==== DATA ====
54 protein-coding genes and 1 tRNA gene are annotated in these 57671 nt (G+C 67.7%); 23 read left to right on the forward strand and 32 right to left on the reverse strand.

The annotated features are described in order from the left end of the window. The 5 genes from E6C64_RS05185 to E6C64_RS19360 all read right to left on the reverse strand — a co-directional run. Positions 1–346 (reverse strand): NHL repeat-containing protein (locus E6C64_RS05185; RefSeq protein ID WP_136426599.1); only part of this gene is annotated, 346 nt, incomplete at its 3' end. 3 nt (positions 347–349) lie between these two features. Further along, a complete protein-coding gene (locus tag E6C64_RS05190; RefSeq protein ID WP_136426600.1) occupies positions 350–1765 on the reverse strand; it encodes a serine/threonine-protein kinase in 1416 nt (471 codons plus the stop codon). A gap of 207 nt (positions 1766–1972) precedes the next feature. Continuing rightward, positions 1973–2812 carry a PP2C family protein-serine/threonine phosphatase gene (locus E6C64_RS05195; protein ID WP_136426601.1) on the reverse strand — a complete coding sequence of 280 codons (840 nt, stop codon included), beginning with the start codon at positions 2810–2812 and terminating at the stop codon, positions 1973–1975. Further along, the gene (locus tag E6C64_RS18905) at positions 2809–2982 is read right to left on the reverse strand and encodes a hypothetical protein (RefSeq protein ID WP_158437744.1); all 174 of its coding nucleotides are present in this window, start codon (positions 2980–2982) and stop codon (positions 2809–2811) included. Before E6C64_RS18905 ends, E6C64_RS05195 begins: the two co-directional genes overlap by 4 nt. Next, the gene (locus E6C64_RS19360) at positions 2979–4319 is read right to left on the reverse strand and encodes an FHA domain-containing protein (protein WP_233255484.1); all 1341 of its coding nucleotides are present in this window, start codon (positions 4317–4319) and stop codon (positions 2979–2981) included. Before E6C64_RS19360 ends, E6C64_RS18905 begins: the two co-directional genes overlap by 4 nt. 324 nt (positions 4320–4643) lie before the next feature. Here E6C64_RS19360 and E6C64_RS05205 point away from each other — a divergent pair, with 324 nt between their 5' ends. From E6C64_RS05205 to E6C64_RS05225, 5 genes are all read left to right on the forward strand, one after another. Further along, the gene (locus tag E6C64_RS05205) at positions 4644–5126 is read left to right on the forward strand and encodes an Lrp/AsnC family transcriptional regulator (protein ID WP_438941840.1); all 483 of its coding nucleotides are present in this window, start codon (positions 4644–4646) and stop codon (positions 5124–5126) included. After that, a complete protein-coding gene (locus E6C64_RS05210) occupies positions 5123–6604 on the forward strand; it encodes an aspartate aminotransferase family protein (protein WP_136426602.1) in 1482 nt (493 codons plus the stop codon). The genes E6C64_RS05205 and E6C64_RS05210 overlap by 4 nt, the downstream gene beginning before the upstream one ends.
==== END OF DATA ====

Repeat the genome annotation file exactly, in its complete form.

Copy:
54 protein-coding genes and 1 tRNA gene are annotated in these 57671 nt (G+C 67.7%); 23 read left to right on the forward strand and 32 right to left on the reverse strand.

The annotated features are described in order from the left end of the window. The 5 genes from E6C64_RS05185 to E6C64_RS19360 all read right to left on the reverse strand — a co-directional run. Positions 1–346 (reverse strand): NHL repeat-containing protein (locus E6C64_RS05185; RefSeq protein ID WP_136426599.1); only part of this gene is annotated, 346 nt, incomplete at its 3' end. 3 nt (positions 347–349) lie between these two features. Further along, a complete protein-coding gene (locus tag E6C64_RS05190; RefSeq protein ID WP_136426600.1) occupies positions 350–1765 on the reverse strand; it encodes a serine/threonine-protein kinase in 1416 nt (471 codons plus the stop codon). A gap of 207 nt (positions 1766–1972) precedes the next feature. Continuing rightward, positions 1973–2812 carry a PP2C family protein-serine/threonine phosphatase gene (locus E6C64_RS05195; protein ID WP_136426601.1) on the reverse strand — a complete coding sequence of 280 codons (840 nt, stop codon included), beginning with the start codon at positions 2810–2812 and terminating at the stop codon, positions 1973–1975. Further along, the gene (locus tag E6C64_RS18905) at positions 2809–2982 is read right to left on the reverse strand and encodes a hypothetical protein (RefSeq protein ID WP_158437744.1); all 174 of its coding nucleotides are present in this window, start codon (positions 2980–2982) and stop codon (positions 2809–2811) included. Before E6C64_RS18905 ends, E6C64_RS05195 begins: the two co-directional genes overlap by 4 nt. Next, the gene (locus E6C64_RS19360) at positions 2979–4319 is read right to left on the reverse strand and encodes an FHA domain-containing protein (protein WP_233255484.1); all 1341 of its coding nucleotides are present in this window, start codon (positions 4317–4319) and stop codon (positions 2979–2981) included. Before E6C64_RS19360 ends, E6C64_RS18905 begins: the two co-directional genes overlap by 4 nt. 324 nt (positions 4320–4643) lie before the next feature. Here E6C64_RS19360 and E6C64_RS05205 point away from each other — a divergent pair, with 324 nt between their 5' ends. From E6C64_RS05205 to E6C64_RS05225, 5 genes are all read left to right on the forward strand, one after another. Further along, the gene (locus tag E6C64_RS05205) at positions 4644–5126 is read left to right on the forward strand and encodes an Lrp/AsnC family transcriptional regulator (protein ID WP_438941840.1); all 483 of its coding nucleotides are present in this window, start codon (positions 4644–4646) and stop codon (positions 5124–5126) included. After that, a complete protein-coding gene (locus E6C64_RS05210) occupies positions 5123–6604 on the forward strand; it encodes an aspartate aminotransferase family protein (protein WP_136426602.1) in 1482 nt (493 codons plus the stop codon). The genes E6C64_RS05205 and E6C64_RS05210 overlap by 4 nt, the downstream gene beginning before the upstream one ends.